8 Redesigned Dog Breeds: Once Healthy, Now Deformed
Breeders may consider them 'improvements,' but when you take a closer at how they're affecting the dogs' quality of life - and longevity - they're anything but.
Sadly, so-called breeding “improvements” over the last 100+ years have turned several once-healthy breeds into deformed dogs
Before humans began their “remodeling” project, dogs like the Bull Terrier, Boxer, English Bulldog, and Dachshund were well-proportioned, generally healthy, and physically active. This is no longer the case with today’s redesigned versions of these breeds
Over the years, several breeds have been deliberately fashioned to exaggerate certain physical traits at the expense of their health, longevity, and quality of life
Today’s German Shepherd Dog, with his sloped back and incoordination, is no longer the canine athlete he once was; the modern-day Pug comes with an extensive list of brachycephalic-related disorders that make his health a constant concern
I’ve written several articles here at Mercola Healthy Pets about how so-called “improvements” in dog breeding over the last 100+ years have turned once-healthy animals into dogs that are physically deformed to the extent that it interferes with or in some cases virtually destroys their quality of life.
Breeding physically resilient, healthy dogs has been replaced with breeding for the sole purpose of attaining twisted beauty pageant awards, and breeding for esthetics has cost us the health of our most beloved breeds.
As a veterinarian, I've seen first-hand the problems created when dogs are bred exclusively to achieve specific features, without concern for their health, mobility, or quality of life. It is deeply disturbing to me, with all we know about the suffering these animals endure, that breeders persist in exaggerating their dogs' physical characteristics, even if it means sacrificing their health, and national kennel clubs condone it.
Dog Breeds Then and Now
The images on the left are from a 1915 book titled Dogs of All Nations. The pictures on the right are today’s poorly bred version of the dog on the left.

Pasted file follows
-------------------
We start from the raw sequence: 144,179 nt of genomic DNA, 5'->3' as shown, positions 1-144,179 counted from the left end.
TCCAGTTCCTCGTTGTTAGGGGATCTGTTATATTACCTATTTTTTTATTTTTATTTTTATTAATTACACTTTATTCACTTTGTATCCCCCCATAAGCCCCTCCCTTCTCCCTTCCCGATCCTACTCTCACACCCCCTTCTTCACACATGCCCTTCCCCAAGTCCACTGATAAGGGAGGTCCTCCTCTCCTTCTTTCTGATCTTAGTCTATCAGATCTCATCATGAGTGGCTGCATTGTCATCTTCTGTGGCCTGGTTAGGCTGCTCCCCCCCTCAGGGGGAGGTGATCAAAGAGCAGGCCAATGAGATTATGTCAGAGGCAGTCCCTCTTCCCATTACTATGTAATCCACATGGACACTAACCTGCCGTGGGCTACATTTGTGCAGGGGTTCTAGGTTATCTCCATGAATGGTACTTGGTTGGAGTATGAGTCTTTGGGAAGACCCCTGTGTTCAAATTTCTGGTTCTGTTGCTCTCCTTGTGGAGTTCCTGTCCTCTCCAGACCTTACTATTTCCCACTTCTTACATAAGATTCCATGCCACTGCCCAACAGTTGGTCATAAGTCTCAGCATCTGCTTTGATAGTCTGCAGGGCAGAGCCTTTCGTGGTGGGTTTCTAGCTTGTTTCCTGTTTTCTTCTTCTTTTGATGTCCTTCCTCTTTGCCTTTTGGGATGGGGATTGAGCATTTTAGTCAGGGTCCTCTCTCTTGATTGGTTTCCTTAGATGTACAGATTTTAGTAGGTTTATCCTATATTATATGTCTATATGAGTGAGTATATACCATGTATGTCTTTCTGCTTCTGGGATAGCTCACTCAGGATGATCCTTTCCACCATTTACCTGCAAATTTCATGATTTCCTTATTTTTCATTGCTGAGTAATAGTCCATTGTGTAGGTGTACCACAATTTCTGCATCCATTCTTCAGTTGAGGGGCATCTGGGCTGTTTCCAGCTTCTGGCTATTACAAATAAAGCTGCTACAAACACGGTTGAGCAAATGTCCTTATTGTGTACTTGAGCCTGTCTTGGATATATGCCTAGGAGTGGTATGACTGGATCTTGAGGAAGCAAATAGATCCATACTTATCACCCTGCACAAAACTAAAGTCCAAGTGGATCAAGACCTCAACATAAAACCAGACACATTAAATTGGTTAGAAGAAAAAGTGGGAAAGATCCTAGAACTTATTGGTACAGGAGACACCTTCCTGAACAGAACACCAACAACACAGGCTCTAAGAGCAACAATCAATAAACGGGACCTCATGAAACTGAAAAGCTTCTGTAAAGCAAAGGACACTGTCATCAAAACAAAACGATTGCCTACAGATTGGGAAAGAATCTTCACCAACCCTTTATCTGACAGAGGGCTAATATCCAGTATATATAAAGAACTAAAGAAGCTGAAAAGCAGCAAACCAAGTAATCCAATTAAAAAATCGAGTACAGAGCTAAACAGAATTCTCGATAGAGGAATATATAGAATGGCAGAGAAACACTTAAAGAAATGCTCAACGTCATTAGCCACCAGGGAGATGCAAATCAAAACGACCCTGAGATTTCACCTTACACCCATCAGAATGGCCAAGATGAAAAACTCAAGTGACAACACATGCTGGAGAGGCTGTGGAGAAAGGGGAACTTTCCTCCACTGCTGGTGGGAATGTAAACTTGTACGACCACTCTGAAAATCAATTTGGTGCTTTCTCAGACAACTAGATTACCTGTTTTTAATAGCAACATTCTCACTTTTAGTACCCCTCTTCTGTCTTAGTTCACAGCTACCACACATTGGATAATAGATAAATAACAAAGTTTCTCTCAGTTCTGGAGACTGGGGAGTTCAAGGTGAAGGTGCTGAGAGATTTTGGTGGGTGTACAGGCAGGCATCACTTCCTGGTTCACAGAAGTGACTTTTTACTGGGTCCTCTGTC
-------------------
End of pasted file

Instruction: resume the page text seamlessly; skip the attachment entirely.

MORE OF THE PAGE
The German Shepherd Dog has been ruined by unscrupulous breeding practices. In 1915, the GSD was a medium-sized dog averaging 55 pounds. Today’s GSD is a complete distortion of the original. He’s a good 30 pounds heavier, with a barrel chest, sloping back, and often a “drunken” gait. These dogs used to be magnificent athletic specimens, but no more.
See how much shorter the Boxer’s face on the right is? Boxers are brachycephalic dogs, meaning they have pushed-in faces. Like many brachy breeds, the Boxer’s already short muzzle has been bred even shorter over the years, and slightly upturned as well. Brachys have difficulty breathing and controlling their body temperature, which often places extreme limitations on their physical abilities.
Look at how low to the ground today’s Basset Hound is. His shorter stature is the result of changes to the rear leg structure. He also has surplus skin, and needlessly long ears. Today’s Basset Hound’s droopy eyes are prone to eyelid abnormalities, and he also often suffers from problems related to his vertebra.
This unfortunate animal is the poster dog for all that is wrong with exaggerated breeding for looks. English Bulldogs suffer from an endless list of diseases, and according to one survey, their median age of death is 6.25 years. The massive size of today’s English Bulldog makes normal mating and birthing out of the question. They can’t reproduce without medical intervention.
On the left is a well-conditioned, athletic Bull Terrier. The dog on the right has an altered skull and thick abdomen. Today’s Bull Terriers are prone to a long list of disorders, including extra teeth and compulsive tail-chasing.
Dachshunds a century ago had short but functional legs and necks in proportion to their overall size. Since then, they have been bred for longer backs and necks, jutting chests, and legs so short their bellies barely clear the floor. Doxies have the highest risk of any breed for intervertebral disc disease, which can cause paralysis. They are also prone to dwarfism-related disorders, progressive retinal atrophy (PRA), and leg problems.
The Pug is another brachycephalic dog bred to exaggerate the trait. The result? High blood pressure, heart problems, low blood oxygen levels, breathing problems, a tendency to overheat/develop heatstroke, dental issues, and skin fold dermatitis. At the other end of this poor dog is a “highly desirable” double-curl tail, which is actually a genetic defect that can result in paralysis.
Today’s version of this once-highly skilled working dog is supersized, with a pushed-in face and excess skin. The Saint Bernard doesn’t do much work these days, because he quickly overheats. Some of the diseases he’s prone to include eye and eyelid abnormalities, Stockard’s paralysis (a spinal cord disorder), and bleeding disorders. I agree with the Science and Dogs blogger, Caen Elegans, who concludes:
“No dog breed has ever been improved by the capricious and arbitrary decision that a shorter or longer or flatter or bigger or smaller or curlier ‘whatever’ is better. Condemning a dog to a lifetime of suffering for the sake of looks is not an improvement; it is torture.”1
We need to do better for our dogs.
Healthypets Disclaimer: This information is for educational purposes only and is not intended to replace the advice of your own veterinarian or doctor. Dr. Karen Becker cannot answer specific questions about your pet's medical issues or make medical recommendations for your pet without first establishing a veterinarian-client-patient relationship. Your pet's medical protocol should be given by your holistic veterinarian.
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